When someone says, “I am having  a nervous breakdown,” do you know what they mean?

“Nervous breakdown” isn’t a medical term. Most often it refers to becoming physical or emotionally overwhelmed related to life stress. You “break down” under the pressure and are not functioning like your normal self. You may have heard someone refer to this as a meltdown or being at the end of their rope.  But a better way to describe this is, they are having a mental health crisis. Basically, they feel overwhelmed. It’s not weakness or failure, rather an indication that stress has piled up and resiliency is faltering.

Sometimes this happens when there is an underlying mental health or health issue. Stress pushes you over the limit of coping. But having a breakdown doesn’t necessarily mean you have a mental illness. It can develop from a gradual build-up of life problems and stress. Or a relationship problem can take front and center and cause unusual distress, like a contentious divorce or severe family problems. In fact, anything can trigger a breakdown depending on the tolerance for stress you have. Even the most resilient person can go through adversity and feel highly stressed.

When this happens, a person may skip work, take sick days, isolate and drop out of normal activities. Along with this, self-care usually declines, sleep is problematic and the person can feel hopeless or stuck. Often, it feels like you are losing control.  More signs to look for include unusual sadness, worry, frustration or hopelessness. In addition, concentration may be difficult and thoughts of self-harm may occur. Many people feel highly anxious and even panic when they reach this point of breakdown. It’s not a good place to be, but hopefully it is temporary.

The best thing to do is talk it out with someone you trust. Try to understand how the stress is impacting you. Then focus on ways to cope better and calm your mind.  Give yourself a “time out” to regroup and get centered again. Prayer and meditation on God’s Word can settle the mind and spirit. No matter our stress, God is with us and promises to walk us through it to the other side.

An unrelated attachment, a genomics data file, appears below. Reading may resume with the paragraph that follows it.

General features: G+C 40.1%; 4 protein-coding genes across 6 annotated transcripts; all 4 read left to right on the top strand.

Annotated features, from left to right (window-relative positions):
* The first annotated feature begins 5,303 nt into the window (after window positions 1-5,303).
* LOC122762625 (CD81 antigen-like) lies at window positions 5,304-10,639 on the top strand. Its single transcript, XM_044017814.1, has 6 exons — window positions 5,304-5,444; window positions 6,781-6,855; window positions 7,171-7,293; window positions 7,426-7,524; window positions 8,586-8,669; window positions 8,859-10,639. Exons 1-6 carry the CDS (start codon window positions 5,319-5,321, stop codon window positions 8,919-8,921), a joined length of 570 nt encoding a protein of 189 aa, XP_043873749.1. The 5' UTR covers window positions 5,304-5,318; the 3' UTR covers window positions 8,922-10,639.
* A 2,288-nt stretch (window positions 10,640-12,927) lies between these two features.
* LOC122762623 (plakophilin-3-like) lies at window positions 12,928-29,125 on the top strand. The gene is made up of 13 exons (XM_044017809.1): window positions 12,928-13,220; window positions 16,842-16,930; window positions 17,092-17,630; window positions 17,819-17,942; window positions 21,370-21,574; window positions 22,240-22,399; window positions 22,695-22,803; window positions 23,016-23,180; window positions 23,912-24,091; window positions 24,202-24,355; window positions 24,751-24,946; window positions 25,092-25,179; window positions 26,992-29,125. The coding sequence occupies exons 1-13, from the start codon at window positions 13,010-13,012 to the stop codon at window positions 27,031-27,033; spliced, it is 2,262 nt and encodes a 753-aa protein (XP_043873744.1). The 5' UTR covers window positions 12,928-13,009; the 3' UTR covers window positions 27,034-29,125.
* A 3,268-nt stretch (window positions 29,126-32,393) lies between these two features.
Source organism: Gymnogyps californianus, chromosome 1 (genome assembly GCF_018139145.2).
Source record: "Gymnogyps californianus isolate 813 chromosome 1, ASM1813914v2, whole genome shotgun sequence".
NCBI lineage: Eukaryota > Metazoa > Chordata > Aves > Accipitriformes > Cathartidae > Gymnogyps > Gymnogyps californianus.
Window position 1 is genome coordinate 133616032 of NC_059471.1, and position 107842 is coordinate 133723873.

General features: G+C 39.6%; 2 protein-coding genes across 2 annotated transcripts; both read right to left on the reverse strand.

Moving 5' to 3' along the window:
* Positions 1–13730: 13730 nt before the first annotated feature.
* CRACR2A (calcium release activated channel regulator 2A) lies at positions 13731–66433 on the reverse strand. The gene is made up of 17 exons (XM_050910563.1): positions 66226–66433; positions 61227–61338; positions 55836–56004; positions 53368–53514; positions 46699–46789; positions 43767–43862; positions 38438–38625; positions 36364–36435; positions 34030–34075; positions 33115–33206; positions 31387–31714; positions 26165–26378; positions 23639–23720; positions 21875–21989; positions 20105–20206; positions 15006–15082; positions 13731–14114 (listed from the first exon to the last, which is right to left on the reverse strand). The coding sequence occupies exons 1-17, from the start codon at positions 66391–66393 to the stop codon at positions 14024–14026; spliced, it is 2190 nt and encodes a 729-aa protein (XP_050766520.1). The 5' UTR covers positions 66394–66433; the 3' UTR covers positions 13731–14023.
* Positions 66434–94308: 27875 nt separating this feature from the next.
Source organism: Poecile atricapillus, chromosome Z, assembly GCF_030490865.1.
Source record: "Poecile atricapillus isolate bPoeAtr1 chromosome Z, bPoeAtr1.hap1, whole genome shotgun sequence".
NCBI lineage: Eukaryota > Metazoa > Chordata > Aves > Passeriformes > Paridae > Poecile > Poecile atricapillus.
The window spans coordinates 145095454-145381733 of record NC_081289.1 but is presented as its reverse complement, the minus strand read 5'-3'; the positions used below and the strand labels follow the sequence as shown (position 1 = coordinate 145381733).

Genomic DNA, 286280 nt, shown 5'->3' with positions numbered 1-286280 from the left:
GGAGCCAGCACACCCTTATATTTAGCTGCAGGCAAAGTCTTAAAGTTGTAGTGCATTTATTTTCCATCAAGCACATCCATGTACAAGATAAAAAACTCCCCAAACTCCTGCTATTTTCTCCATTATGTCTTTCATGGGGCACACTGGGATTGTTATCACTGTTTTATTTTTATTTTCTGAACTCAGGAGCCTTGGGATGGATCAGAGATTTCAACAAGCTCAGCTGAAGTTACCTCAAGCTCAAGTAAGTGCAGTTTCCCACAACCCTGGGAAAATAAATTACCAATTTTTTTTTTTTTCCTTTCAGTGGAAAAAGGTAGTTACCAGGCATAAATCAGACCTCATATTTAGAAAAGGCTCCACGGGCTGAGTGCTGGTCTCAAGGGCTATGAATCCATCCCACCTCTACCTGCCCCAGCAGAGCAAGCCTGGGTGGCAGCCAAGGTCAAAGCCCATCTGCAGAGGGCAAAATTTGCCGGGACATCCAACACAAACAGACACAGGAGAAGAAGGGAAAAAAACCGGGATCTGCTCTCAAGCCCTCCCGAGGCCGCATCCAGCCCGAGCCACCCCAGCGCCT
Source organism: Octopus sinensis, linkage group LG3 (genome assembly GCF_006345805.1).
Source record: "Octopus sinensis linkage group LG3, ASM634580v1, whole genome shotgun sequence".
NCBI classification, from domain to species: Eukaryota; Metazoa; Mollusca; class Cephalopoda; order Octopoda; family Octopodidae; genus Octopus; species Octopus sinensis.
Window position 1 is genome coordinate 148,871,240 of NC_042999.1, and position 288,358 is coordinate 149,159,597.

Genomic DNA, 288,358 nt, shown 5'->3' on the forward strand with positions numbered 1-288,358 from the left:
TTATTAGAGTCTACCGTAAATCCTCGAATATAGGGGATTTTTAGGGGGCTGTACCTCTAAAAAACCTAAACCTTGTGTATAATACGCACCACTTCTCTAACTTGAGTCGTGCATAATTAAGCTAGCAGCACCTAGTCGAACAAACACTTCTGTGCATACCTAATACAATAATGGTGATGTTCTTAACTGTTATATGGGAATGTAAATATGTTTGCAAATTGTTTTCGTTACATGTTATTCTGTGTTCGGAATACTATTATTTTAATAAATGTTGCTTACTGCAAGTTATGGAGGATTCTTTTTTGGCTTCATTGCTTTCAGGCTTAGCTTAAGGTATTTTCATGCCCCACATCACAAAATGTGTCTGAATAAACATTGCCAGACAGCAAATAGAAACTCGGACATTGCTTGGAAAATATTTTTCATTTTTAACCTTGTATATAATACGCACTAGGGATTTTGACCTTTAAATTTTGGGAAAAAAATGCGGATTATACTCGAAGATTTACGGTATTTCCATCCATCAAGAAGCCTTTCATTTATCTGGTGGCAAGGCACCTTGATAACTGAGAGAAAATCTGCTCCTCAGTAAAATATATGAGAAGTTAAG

To prevent a breakdown, re-evaluate the ways you relax and deal with stress. Also take care of your physical body as good eating habits, sleep and exercise make an important  difference when it comes to coping. Even something simple such as limiting caffeine can decrease anxiety. Consider ways to be organized and take breaks in your life to reboot and refresh periodically in order to keep stress from building. Finally, if you need it, see a counselor who can work with you to both prevent and handle a break down.

If someone you know experiences a mental health crisis that is causing severe distress, they can call, 988 or the  988 Suicide & Crisis Lifeline. or Lifeline Chat. The is also a Spanish-language phone line at 1-888-628-9454 (toll-free). These lines are open every day, 24 hours a day. And if you are a US  veteran, press 1 on the 988 call and get the Veterans Crisis Line. Or text 838255. Or chat online.

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